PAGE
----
Hair mercury concentrations increased with reported consumption of fish and shellfish. Concentrations were 35% higher for children and 30% for mothers living in urban areas, the only result in this study that showed differences between residents of urban and rural areas. Hair mercury was highest among children living in Spain and Portugal, whose average concentrations were 6 and 7 times higher, respectively, than the European average. The proportion of participants whose mercury levels exceeded the JECFA/WHO provisional threshold value differed considerably by country, with no participants exceeding the threshold in most northern and central European countries and up to 33% of mothers exceeding the threshold in countries with high fish consumption.1

Concentrations of cotinine (a metabolite of nicotine) varied widely by country, with levels lowest in countries with the strongest anti-smoking legislation.6 Smoking was also associated with increased cadmium levels, which were 30% higher among mothers who smoked.1 Smoking is an important source of cadmium exposure because tobacco plants preferentially accumulate cadmium from the soil.7

“The study is a step towards European reference values,” says coauthor Ludwine Casteleyn, a researcher at the University of Leuven Center for Human Genetics in Belgium. “Currently European countries, together with the European Commission, are exploring the possibilities for a more sustainable system that should be able to support environmental health policy, at a European and a national level.”


1. Den Hond E, et al. First steps toward harmonized human biomonitoring in Europe: demonstration project to perform human biomonitoring on a European scale. Environ Health Perspect 123(3):255–263 (2015); doi: 10.1289/ehp.1408616.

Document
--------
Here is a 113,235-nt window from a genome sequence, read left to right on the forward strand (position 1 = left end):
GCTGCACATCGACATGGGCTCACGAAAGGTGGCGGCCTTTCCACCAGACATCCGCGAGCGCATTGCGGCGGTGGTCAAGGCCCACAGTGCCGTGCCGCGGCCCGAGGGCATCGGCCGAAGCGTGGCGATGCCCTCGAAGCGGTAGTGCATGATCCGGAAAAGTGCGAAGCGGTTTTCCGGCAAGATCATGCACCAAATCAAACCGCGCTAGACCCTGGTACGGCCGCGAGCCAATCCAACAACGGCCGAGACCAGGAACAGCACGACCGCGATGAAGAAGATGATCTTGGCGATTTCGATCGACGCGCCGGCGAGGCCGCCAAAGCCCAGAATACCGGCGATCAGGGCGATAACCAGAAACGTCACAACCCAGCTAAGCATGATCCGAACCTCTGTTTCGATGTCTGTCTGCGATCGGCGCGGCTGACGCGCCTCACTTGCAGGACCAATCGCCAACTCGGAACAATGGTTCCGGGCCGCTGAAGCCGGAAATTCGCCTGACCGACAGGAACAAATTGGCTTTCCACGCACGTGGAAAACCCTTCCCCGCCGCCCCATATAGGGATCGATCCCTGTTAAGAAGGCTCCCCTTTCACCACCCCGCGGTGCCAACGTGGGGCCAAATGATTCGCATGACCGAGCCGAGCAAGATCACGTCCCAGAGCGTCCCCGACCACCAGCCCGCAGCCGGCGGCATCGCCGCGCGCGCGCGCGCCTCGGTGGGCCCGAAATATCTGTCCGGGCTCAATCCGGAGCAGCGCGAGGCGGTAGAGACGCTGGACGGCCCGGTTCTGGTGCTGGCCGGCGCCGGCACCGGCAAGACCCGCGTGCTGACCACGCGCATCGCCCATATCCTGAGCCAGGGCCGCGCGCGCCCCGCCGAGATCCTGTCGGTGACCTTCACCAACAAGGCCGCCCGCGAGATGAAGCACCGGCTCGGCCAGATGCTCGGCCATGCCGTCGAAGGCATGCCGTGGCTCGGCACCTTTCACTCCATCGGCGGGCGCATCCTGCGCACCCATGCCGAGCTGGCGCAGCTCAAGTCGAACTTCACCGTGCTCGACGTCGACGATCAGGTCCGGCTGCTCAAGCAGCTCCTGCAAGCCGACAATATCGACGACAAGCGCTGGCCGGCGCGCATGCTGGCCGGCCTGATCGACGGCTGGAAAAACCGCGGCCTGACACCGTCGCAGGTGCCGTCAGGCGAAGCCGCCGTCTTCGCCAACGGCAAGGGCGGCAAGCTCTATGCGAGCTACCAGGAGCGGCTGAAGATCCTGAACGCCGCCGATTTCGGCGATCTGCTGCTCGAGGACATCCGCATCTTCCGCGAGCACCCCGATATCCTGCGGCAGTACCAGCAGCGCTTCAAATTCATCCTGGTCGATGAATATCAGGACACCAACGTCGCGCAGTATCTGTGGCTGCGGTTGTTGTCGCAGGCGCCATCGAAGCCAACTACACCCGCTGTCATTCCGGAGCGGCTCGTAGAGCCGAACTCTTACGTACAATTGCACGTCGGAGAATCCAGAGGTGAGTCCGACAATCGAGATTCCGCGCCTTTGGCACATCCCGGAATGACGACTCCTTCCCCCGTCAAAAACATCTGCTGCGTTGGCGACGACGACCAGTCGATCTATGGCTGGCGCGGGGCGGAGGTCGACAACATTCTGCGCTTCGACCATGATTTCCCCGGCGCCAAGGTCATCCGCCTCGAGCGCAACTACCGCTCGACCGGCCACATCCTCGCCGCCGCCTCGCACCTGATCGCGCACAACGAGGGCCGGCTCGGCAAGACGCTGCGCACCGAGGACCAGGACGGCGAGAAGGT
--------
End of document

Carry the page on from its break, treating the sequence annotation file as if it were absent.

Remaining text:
2. Becker K, et al. German health-related environmental monitoring: assessing time trends of the general population’s exposure to heavy metals. Int J Hyg Environ Health 216(3):250–254 (2013); doi: 10.1016/j.ijheh.2013.01.002.

3. Council Decision (EC) No. 84/2005, OJ L 344 of 14 December 2005, amending Council Directive 76/769/EEC. Available: [accessed 10 February 2015].

4. Council Decision (EC) No. 93/2004, OJ L 300 of 21 September 2004, amending Council Directive 76/768/EEC. Available: [accessed 10 February 2015].

5. Council Decision (EC) No. 19/2007, OJ L 91 of 30 March 2007, amending Council Directives 72/2000 and 572/85. Available: [accessed 10 February 2015].

6. European Commission. Report on the Implementation of the Council Recommendation of 30 November 2009 on Smoke-free Environments (2009/C/296/02). Brussels, Belgium:European Commission (14 March 2013). Available: [accessed 10 February 2015].

7. WHO. Exposure to Cadmium: A Major Public Health Concern [fact sheet]. Geneva, Switzerland:World Health Organization. Available: [accessed 10 February 2015].